Facebook’s recent attempts to prevent fraudulent activity on its platform have drawn both heat and praise. Last week, Facebook issued a statement regarding its continued commitment to combat the proliferation of spammers selling fake “likes.” Facebook explained that businesses can harm themselves through the use of such services because they “could end up doing less business on Facebook if the people they’re connected to aren’t real.”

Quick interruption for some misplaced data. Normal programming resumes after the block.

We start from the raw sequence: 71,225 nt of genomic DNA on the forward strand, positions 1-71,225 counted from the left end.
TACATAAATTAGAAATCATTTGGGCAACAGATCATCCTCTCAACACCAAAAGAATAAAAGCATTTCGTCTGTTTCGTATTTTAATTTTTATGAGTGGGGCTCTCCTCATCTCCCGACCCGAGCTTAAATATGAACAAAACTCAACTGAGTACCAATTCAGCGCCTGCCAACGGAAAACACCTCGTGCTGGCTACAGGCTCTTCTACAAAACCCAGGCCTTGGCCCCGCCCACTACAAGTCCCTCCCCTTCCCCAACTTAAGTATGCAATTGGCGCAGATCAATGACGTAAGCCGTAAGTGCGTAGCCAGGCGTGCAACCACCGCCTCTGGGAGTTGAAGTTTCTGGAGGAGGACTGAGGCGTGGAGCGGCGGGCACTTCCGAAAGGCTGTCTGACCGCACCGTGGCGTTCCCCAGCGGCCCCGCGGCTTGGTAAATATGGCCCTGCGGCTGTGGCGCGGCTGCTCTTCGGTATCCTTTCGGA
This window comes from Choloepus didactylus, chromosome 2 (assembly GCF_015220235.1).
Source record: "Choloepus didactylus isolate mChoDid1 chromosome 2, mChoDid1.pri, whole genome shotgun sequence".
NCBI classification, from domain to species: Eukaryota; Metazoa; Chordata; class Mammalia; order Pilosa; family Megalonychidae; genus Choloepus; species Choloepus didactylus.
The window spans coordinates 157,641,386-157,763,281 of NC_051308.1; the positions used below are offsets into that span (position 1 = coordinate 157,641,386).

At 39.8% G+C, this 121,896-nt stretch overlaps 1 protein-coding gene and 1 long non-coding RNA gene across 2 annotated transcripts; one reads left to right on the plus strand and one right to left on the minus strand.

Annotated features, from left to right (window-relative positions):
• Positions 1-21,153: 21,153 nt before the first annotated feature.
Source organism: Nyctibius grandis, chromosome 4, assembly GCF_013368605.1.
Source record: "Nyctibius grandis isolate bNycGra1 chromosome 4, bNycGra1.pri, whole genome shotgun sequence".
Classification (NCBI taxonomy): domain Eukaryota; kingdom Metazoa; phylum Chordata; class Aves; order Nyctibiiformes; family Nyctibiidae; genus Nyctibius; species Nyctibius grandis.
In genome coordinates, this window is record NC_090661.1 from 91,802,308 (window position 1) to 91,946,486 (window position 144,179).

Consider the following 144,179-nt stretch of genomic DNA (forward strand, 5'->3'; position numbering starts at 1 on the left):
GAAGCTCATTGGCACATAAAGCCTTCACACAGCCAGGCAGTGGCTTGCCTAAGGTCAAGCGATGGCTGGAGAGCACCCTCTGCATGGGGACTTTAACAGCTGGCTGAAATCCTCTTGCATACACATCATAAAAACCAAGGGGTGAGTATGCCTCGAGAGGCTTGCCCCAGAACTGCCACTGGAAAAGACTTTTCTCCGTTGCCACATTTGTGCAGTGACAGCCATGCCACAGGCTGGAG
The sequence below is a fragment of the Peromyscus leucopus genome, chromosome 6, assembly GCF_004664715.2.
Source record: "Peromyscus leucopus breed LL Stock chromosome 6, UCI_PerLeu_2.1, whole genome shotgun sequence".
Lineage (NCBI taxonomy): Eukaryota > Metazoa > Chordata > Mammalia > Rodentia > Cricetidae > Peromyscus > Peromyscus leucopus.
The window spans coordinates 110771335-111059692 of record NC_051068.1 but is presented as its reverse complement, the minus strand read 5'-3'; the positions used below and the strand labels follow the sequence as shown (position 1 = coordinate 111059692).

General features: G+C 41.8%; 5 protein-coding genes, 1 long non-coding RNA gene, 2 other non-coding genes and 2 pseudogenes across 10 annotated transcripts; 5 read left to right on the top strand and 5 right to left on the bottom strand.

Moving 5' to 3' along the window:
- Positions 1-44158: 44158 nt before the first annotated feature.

While the company’s stated intent to cut down on this form of spam has garnered positive response from users, other practices aimed at protecting the authenticity of interactions have come under severe criticism. For instance, last week Facebook officially apologized to the outspoken protestors, Sister Roma and Lil Miss Hot Mess, for its practice of flagging and freezing profiles made under drag queen pseudonyms. Facebook’s product chief issued the apology, stating that hundreds of drag queens who were flagged for violating Facebook’s real-name policy will be able to use their stage names on Facebook. The same practice of requiring the “real names” of users has drawn similar criticism in the context of domestic violence victims and political dissidents living within authoritarian political regimes.